BETA

Former missionaries keep competitive edge

During a recent qualifying basketball tournament in Uruguay for the 1988 Olympics, Karl Tilleman, a guard on the Canadian National Basketball Team, placed a poem he had written on a bulletin board in the team's dressing room.

"I told my teammates how much I loved them," said Tilleman, a counselor in the elders quorum presidency of the Grandview 9th Ward in Provo, Utah. "It wasn't long before several notes began appearing on the board just before big games. The coach grabbed me afterward and said, `I saw your faith take you through a lot rough times. . . I saw a lot of guys depend on your faith."The Canadian team finished third at the tournament, defeating the home team for one of the tourney's three Olympic berths.

Tilleman isn't the only Latter-day Saint who will be handling a round ball at the Summer Olympic Games in Seoul, Korea, Sept. 18-Oct. 2. Troy Tanner, also a returned missionary, will represent the United States as the newest member of the men's volleyball team.

After the 1984 Olympics, Tilleman served in the California Arcadia Mission and later married Holly Walker of Calgary, Alberta. In the 1984 Olympics the Canadians finished fourth, losing by three points to Yugoslavia in the game that decided the bronze medalist.

One of his goals when he returned from his mission was to regain his place on the national team.

"I wanted to prove to myself and other people that going on a mission doesn'taffect your athletic career," Tilleman said. "If you serve the Lord, He is goingto help you do what you want to do."

It took about a year for him to get into good physical condition again. And now he feels he is a better player because of his mission.

"The experience and discipline of a mission have put perspective in my life and that helps me perform better," he said.

Though he was an active Church member before his mission, he said he is no longer embarrassed to pray or read his scriptures in front of his teammates.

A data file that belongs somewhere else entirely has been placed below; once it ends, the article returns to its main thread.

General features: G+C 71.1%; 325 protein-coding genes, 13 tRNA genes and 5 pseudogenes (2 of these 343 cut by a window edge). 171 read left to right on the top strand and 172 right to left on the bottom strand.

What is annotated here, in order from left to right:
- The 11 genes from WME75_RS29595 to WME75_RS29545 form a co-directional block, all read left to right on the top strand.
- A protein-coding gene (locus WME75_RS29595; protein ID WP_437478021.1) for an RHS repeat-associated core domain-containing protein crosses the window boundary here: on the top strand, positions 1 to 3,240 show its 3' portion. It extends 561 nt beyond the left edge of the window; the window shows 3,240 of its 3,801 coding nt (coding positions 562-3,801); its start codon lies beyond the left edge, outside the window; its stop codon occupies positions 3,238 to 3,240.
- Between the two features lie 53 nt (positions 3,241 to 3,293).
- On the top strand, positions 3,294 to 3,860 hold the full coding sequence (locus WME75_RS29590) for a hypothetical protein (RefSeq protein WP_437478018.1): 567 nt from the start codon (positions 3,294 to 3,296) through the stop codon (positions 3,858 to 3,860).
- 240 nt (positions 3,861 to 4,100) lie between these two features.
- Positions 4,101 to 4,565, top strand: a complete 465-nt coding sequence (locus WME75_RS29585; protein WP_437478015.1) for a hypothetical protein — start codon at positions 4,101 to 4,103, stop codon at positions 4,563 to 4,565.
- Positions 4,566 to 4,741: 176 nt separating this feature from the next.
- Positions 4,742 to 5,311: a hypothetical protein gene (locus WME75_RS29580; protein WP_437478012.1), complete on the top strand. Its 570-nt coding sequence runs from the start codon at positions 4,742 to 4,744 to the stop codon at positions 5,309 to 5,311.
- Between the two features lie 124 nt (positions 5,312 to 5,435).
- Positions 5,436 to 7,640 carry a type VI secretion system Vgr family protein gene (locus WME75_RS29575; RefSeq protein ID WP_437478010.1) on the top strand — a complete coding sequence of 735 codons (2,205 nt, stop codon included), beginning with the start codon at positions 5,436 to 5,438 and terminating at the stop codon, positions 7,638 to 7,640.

"I think the influence has been good on my team," he said. "All of a sudden no one wants to drink anymore. My teammates got together and decided that 'Let's all not drink.'" One recent Sunday, while the team was training in New York, one of his teammates asked him where he was going.

"I said, I'm going to church." Tilleman recalled. "He said, Do you mind if I come along?"

Tilleman's role on the team is to shoot, especially from the 3-point range. He's usually the first player off the bench, and he's expected to enter the game and score.

Troy Tanner of the Pacific Beach Ward in San Diego, Calif., is known more as a passer and a swing hitter on the U.S. Volleyball Team. Tanner, an all-American at Pepperdine University in Los Angeles, was one of 12 picked from 60 hopefuls for the Olympic squad.

"He's playing really well right now," said his father, Rolf Robert Tanner of the Encinitas (Calif.) 1st Ward. "He has been on the team for a year."

The 6-foot-3 Tanner is not a regular starter but receives a lot of playing time in specialty roles, his father said. He recently had to bounce back from arthroscopic surgery on his knee to make the team.

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